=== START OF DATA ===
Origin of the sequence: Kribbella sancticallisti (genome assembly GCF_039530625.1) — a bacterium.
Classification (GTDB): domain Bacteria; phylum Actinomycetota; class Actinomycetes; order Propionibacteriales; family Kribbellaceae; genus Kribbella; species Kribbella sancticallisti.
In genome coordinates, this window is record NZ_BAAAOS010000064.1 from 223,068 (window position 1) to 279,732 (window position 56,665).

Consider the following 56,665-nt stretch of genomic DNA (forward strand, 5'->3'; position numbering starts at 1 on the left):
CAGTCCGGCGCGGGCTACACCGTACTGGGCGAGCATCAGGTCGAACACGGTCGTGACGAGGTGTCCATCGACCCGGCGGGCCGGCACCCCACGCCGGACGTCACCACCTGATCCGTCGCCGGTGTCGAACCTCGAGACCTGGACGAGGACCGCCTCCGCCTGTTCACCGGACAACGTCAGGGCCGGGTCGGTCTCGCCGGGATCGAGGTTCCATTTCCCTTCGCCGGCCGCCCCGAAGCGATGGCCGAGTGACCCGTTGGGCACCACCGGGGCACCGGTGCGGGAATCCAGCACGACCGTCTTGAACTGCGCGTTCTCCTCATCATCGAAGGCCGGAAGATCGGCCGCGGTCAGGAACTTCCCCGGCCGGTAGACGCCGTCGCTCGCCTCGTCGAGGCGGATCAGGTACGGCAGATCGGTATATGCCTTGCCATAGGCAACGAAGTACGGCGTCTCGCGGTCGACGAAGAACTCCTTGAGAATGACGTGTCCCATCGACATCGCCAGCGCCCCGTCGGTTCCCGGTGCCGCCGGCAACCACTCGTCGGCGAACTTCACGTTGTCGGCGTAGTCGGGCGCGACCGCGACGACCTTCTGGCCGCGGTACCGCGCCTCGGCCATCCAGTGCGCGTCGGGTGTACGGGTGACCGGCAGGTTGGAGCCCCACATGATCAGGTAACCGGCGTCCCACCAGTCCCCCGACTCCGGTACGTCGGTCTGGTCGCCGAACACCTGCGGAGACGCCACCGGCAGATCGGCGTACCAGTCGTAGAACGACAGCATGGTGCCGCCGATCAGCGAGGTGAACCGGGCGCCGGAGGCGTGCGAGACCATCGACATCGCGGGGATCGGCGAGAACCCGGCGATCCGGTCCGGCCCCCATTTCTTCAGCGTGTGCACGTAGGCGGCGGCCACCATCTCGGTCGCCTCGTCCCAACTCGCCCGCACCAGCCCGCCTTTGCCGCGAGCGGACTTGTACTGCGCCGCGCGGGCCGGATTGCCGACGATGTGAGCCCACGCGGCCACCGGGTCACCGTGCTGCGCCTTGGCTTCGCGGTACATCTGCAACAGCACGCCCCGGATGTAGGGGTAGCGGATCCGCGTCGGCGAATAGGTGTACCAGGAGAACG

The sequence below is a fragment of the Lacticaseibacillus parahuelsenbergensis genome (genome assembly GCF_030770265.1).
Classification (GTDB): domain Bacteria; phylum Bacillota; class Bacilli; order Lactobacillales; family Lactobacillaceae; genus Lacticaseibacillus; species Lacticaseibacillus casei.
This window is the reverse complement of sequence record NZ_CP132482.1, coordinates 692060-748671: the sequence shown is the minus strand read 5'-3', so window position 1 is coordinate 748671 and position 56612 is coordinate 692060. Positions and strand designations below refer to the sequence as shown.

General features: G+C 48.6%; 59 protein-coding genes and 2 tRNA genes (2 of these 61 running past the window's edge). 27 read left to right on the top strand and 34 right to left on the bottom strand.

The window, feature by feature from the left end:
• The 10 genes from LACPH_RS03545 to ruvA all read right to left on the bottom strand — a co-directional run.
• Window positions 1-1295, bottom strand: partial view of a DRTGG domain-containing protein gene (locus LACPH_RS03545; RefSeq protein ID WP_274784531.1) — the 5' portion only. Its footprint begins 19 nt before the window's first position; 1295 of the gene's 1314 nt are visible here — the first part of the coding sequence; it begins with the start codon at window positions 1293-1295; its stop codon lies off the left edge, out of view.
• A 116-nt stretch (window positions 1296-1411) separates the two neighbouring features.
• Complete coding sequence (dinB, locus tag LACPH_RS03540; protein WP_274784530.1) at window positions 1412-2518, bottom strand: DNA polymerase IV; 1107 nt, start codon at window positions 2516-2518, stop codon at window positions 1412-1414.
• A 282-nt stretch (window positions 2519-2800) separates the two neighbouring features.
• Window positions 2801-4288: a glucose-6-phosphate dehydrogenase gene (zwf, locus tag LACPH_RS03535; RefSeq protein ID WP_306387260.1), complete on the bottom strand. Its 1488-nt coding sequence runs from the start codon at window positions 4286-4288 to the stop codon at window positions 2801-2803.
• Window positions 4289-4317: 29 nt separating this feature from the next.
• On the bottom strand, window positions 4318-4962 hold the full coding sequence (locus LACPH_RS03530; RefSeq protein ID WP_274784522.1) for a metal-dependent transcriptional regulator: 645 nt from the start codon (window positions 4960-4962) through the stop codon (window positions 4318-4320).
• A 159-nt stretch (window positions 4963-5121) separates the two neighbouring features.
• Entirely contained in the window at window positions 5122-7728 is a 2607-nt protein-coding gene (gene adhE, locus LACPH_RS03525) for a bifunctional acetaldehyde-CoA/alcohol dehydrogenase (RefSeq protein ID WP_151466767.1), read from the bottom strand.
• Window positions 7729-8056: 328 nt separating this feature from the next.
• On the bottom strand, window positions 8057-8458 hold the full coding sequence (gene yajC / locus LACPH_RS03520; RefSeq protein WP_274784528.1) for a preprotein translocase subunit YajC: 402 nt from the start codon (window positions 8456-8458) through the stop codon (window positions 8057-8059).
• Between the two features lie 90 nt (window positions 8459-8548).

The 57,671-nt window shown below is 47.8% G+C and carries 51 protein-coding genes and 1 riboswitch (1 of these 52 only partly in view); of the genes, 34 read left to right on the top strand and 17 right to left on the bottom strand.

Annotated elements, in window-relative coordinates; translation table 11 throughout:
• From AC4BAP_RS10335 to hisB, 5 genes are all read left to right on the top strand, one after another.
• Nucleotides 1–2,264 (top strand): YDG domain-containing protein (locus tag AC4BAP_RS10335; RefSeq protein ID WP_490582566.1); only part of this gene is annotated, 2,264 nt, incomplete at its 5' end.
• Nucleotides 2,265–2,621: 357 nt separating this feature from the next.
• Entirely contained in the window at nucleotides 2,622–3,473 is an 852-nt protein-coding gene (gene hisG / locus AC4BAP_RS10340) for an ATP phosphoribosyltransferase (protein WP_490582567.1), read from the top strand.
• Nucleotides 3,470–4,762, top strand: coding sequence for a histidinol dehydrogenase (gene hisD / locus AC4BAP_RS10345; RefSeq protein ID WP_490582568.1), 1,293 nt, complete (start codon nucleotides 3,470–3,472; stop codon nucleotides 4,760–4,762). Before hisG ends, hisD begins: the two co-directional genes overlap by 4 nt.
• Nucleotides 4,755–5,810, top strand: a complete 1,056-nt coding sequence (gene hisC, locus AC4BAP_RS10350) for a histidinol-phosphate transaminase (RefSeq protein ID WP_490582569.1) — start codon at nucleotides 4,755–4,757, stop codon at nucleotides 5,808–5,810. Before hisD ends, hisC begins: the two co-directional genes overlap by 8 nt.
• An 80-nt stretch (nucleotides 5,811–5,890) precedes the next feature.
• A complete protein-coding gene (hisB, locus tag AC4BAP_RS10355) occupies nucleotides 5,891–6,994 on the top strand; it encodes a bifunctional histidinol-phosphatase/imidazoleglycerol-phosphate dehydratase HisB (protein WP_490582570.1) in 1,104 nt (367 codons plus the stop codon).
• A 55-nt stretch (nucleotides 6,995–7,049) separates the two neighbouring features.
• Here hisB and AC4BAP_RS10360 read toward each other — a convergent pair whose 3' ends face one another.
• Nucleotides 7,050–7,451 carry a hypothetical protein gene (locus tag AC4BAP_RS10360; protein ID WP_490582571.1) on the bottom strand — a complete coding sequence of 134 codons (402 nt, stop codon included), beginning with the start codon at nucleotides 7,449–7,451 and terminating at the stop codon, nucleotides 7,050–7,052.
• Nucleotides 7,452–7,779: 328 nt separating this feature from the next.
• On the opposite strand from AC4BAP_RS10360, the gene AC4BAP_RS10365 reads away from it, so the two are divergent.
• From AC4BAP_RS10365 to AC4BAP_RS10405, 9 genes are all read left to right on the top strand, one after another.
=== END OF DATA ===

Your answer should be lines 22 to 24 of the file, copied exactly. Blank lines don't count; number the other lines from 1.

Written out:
• On the bottom strand, window positions 8057-8458 hold the full coding sequence (gene yajC / locus LACPH_RS03520; RefSeq protein WP_274784528.1) for a preprotein translocase subunit YajC: 402 nt from the start codon (window positions 8456-8458) through the stop codon (window positions 8057-8059).
• Between the two features lie 90 nt (window positions 8459-8548).

The 57,671-nt window shown below is 47.8% G+C and carries 51 protein-coding genes and 1 riboswitch (1 of these 52 only partly in view); of the genes, 34 read left to right on the top strand and 17 right to left on the bottom strand.